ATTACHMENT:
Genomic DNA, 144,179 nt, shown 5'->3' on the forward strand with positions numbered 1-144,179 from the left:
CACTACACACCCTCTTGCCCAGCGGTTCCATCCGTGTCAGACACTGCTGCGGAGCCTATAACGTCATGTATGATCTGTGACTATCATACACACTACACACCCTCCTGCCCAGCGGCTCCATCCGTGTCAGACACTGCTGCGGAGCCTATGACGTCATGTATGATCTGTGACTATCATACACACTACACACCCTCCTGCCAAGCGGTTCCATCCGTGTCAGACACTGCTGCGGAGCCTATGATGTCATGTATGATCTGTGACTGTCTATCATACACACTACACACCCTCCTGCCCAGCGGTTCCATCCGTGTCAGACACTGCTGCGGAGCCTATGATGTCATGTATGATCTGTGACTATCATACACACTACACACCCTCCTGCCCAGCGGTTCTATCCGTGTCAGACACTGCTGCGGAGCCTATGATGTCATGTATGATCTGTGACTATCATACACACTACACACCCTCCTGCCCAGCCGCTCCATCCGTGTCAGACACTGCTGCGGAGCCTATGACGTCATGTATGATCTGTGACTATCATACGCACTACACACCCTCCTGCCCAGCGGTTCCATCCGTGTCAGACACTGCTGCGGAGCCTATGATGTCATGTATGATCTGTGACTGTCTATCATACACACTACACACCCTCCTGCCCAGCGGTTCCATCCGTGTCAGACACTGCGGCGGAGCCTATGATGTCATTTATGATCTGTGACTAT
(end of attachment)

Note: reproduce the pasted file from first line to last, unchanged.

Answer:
Genomic DNA, 144,179 nt, shown 5'->3' on the forward strand with positions numbered 1-144,179 from the left:
CACTACACACCCTCTTGCCCAGCGGTTCCATCCGTGTCAGACACTGCTGCGGAGCCTATAACGTCATGTATGATCTGTGACTATCATACACACTACACACCCTCCTGCCCAGCGGCTCCATCCGTGTCAGACACTGCTGCGGAGCCTATGACGTCATGTATGATCTGTGACTATCATACACACTACACACCCTCCTGCCAAGCGGTTCCATCCGTGTCAGACACTGCTGCGGAGCCTATGATGTCATGTATGATCTGTGACTGTCTATCATACACACTACACACCCTCCTGCCCAGCGGTTCCATCCGTGTCAGACACTGCTGCGGAGCCTATGATGTCATGTATGATCTGTGACTATCATACACACTACACACCCTCCTGCCCAGCGGTTCTATCCGTGTCAGACACTGCTGCGGAGCCTATGATGTCATGTATGATCTGTGACTATCATACACACTACACACCCTCCTGCCCAGCCGCTCCATCCGTGTCAGACACTGCTGCGGAGCCTATGACGTCATGTATGATCTGTGACTATCATACGCACTACACACCCTCCTGCCCAGCGGTTCCATCCGTGTCAGACACTGCTGCGGAGCCTATGATGTCATGTATGATCTGTGACTGTCTATCATACACACTACACACCCTCCTGCCCAGCGGTTCCATCCGTGTCAGACACTGCGGCGGAGCCTATGATGTCATTTATGATCTGTGACTAT